CALIFORNIA FOOD PRODUCTION THREATENED BY POPULATION GROWTH
New study shows
$13 BILLION IN AGRICULTURAL INCOME AT RISK
Cornell University professor David Pimentel, a renowned expert on the energy, land, and water requirements of U.S. agriculture, has presented the findings of his study, U.S. Food Production Threatened by Rapid Population Growth.
The study shows that the United States currently exports 20% of the food it produces, generating $40 billion in trade income. "This exportable U.S. food surplus, and the $40 billion annual income generated, will likely be reduced to nearly $0 by 2025, if present U.S. population growth and farmland loss trends continue," Dr. Pimentel said.
Former U.S. senator and Earth Day founder Gaylord Nelson commented "It is clear from Dr. Pimentel's study that a crisis looms both for sustaining adequate levels of food production for domestic consumption and maintaining the United States' $40 billion export income from it, unless we stop U.S. population growth soon."
Dr. Pimentel's study contains the following findings:
CALIFORNIA STUDY HIGHLIGHTS:
1. At its current growth rate of 2% (approximately 650,000 net annual increase), California's population will double to 65 million by 2032, a number exceeding the current populations of the next four most populous states combined (Texas, Florida, Pennsylvania, and Illinois).
2. About 122,000 or 3% of California's 4.4 million acres of land in cultivation are lost annually to erosion, salinization, and urban and industrial spread; about 50% of California's cropland will be lost within 20 years if population growth and environmental degradation continue.
3. California's yearly $13 billion worth of food production (more than any other state), accounts for about 10% of total state income. The leading agricultural counties are Fresno, Tulare, and Monterey, with annual sales of $2.1, $1.4, and $1.2 billion per year, respectively.
4. California agriculture consumes about 80% of the state's pumped water; nearly all cropland, and much forage and pasture land, is irrigated.
Bottom Line: At the present rate of populaiton growth, prices of California's foods will sharply increase in the near future; natural ecosystems will be robbed of greater amounts of land to expand agriculture just to keep pace with growth; cropland will continue to be degraded both by erosion and salt deposits from irrigation; and the intesive use of fertilizers and pesticides will persist in contaminating the state's water resources. As over %40 of all immigrants to the United States eventually settle permanently in California, no solution to California's ecological and agricultural crisis will ever prove lasting without significant reductions in legal and illegal immigration.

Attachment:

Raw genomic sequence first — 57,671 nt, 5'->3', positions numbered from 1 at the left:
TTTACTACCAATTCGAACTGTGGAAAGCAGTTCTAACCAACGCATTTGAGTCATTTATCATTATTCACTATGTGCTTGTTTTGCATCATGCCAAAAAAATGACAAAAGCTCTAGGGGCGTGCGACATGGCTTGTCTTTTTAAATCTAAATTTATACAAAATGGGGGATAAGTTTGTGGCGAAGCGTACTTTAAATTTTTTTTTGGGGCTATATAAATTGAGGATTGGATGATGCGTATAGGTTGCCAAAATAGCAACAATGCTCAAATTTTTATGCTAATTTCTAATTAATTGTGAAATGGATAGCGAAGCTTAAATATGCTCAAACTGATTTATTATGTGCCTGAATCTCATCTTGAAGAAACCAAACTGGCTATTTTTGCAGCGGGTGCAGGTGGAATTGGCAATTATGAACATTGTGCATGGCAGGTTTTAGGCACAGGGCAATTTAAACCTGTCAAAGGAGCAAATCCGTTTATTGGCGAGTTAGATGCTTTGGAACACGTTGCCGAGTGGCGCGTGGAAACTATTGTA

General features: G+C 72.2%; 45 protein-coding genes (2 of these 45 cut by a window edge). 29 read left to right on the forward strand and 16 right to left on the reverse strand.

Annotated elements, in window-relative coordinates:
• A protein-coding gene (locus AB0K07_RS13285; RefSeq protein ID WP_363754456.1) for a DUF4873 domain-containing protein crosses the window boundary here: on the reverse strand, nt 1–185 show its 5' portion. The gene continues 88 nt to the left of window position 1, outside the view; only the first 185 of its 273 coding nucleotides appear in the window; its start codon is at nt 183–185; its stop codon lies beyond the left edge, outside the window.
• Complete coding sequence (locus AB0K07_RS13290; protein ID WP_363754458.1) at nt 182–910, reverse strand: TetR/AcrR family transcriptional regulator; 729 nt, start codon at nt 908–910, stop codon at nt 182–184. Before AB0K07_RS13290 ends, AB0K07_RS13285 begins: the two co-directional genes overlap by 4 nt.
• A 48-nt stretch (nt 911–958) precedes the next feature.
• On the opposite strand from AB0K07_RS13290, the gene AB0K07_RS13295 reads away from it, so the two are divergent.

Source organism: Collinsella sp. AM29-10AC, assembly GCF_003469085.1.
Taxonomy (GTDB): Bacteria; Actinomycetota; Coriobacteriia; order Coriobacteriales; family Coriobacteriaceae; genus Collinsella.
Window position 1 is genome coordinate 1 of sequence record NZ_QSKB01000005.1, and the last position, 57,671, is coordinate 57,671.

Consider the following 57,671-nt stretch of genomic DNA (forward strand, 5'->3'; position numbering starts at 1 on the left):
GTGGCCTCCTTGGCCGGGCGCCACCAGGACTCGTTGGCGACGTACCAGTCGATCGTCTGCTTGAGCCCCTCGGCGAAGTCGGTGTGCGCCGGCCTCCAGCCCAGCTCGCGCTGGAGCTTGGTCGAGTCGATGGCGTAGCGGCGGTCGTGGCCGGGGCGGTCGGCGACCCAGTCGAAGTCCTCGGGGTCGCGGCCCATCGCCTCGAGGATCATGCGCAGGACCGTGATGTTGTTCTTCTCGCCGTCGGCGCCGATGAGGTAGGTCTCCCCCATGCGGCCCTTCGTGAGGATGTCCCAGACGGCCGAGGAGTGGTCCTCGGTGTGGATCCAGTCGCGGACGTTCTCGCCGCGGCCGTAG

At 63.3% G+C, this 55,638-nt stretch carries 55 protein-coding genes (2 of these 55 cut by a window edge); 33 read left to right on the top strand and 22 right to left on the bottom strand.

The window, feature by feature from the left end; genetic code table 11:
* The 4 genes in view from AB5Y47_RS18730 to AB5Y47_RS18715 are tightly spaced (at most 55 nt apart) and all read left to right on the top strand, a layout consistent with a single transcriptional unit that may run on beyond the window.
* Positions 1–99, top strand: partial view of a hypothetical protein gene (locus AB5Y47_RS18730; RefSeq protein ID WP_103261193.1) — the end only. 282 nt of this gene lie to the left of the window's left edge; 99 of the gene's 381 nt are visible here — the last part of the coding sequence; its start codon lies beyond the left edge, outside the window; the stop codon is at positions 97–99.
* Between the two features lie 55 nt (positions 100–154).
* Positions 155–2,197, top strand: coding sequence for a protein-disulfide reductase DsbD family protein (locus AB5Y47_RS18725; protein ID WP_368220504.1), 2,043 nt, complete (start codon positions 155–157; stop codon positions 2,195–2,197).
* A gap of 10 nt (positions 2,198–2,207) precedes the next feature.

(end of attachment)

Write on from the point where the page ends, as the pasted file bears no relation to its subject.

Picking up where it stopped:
UNITED STATES STUDY HIGHLIGHTS:
1) 470 million acres of arable U.S. land are now in cultivation. Over 1 million acres of U.S. land are lost annually to erosion, salinization, and waterlogging related to unsustainable agricultural practices. Each additional person added to the United States' population uses up about one acre.
2) The current U.S. population growth rate is 1.1%, or 3 million net per year, 60% of which is caused by foreign immigration. This number will rise to nearly 90% in the coming decades, if current immigration law and enforcement policy are not changed. At this rate, the U.S. population will double to 540 million by 2050.
3) Doubling the population by 2055 will reduce the 1.7 acres per person of cropland to 0.8 acres, diminsihing food varity and raising domestic food prices 300-500%.
4) The average crop needs about 800,000 gallons of water per acre during a single growing season. Agriculture consumes 85% of U.S. water; groundwater provides 31% of agricultural water, and is being depleted 25% faster than its replenishment rate, and will be non-productive by 2040.
Dr. Pimentel said, "If we do not stop U.S. population growth and farmland loss soon, most Americans will be unable to enjot a typical Thanksgiving feast in 2050." To avoid this harsh future of declining agricultural production and variety, rapidly increasing food prices, and severe water and energy shortages, we must stop immigration-driven domestic population growth, and conserve land, water, and energy resources.
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